Twenty-ninth Sunday in Ordinary Time: Is 53:10-11; Ps 33; Heb 4:14-16; Mk 10:35-45 or 10:42-45

The author of the Letter to the Hebrews describes Christ as a compassionate high priest, sharing the sufferings of those to whom he ministered. Through suffering, even unto death, he trusted in the Father who had the power to raise him out of death.

It is for this reason that we, a vulnerable people easily crushed by life’s inevitable suffering, can relate to Christ in the darkest moments. “For it is not as if we had a high priest incapable of feeling our weaknesses. Let us be confident, then, in approaching the throne of grace, that we shall have mercy from him and find grace when we are in need of help.”

There will be times when we ache to understand the pain that we witness and experience. We rarely receive explanations. May patient prayer bring us to the realisation that Christ, who felt all that we can feel, reveals himself in the depths of human suffering. He who was brought to perfection through suffering has the power to raise us to himself.

The prophet Isaiah, in his description of a suffering servant, foreshadowed the ministry of Christ. “The Lord has been pleased to crush his servant with suffering. His soul’s anguish over he shall see the light and be content. By his sufferings shall my servant justify many, taking their faults to himself.”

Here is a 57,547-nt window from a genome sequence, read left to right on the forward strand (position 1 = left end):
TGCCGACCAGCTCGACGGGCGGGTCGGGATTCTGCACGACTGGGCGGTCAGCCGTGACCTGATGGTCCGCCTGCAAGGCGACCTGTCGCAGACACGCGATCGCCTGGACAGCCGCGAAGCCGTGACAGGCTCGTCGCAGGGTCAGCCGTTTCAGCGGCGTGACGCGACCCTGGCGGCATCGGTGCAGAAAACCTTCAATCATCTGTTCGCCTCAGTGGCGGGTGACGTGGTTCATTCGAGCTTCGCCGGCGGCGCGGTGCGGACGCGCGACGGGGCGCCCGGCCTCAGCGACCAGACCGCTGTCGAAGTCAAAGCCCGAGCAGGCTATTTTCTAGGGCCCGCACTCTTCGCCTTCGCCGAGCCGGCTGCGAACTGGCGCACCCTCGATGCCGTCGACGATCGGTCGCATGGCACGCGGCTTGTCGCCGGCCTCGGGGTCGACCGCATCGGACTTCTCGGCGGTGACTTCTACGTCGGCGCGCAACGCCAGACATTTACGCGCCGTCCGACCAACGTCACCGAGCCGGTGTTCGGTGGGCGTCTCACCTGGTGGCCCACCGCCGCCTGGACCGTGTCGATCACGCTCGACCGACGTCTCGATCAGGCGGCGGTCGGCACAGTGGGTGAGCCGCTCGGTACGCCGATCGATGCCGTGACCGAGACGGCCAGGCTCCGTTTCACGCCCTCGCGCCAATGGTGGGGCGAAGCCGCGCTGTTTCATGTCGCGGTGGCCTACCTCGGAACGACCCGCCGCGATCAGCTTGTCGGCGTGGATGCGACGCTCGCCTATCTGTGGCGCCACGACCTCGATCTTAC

In these words the prophet identified the compassion at the heart of our redemption. Broken humanity rages against the pain that a sinful world creates. Jesus embraced that pain, walking with those oppressed by the burden of a sinful world. Rather than explaining or banishing suffering, he embraced it, making it the path to salvation.

Throughout his ministry Jesus identified himself with this patient, suffering servant. He had come not to be served, but to serve and give his life for many.

Like Christ’s first disciples, we are more often driven by hidden longings for acknowledgment and self-preservation. Jesus’s repeated predictions of the coming Passion, and his teaching that the true disciple is found in the daily cross of humility, seemed to fall on deaf ears.

The request made by James and John, that they might sit one at his right and the other at his left, followed the third prediction of the Passion. Mark’s Gospel clearly intended the harsh contrast between their thoughts of glory and Christ’s selfless surrender to the Cross.

For us also the incident illustrates that the transformation from innate selfishness to selfless service is gradual. James and John agreed to drink the cup that Jesus would drink and to be baptised in the baptism with which he would be baptised. We are left with the distinct impression that they did not really understand what they were taking on. The other disciples were little better. They became indignant that James and John had stolen a march on them – a severe case of injured pride.

The unfolding of events, and the transforming experience of the Resurrection and the gift of the spirit, would bring them to a deeper understanding.

So it is with us. We speak so easily of humble service and yet, however well intentioned, continue to trip over the remnants of our pride. When we drink his cup with humility Christ uses the experiences of a lifetime to reveal in us the meaning of his service.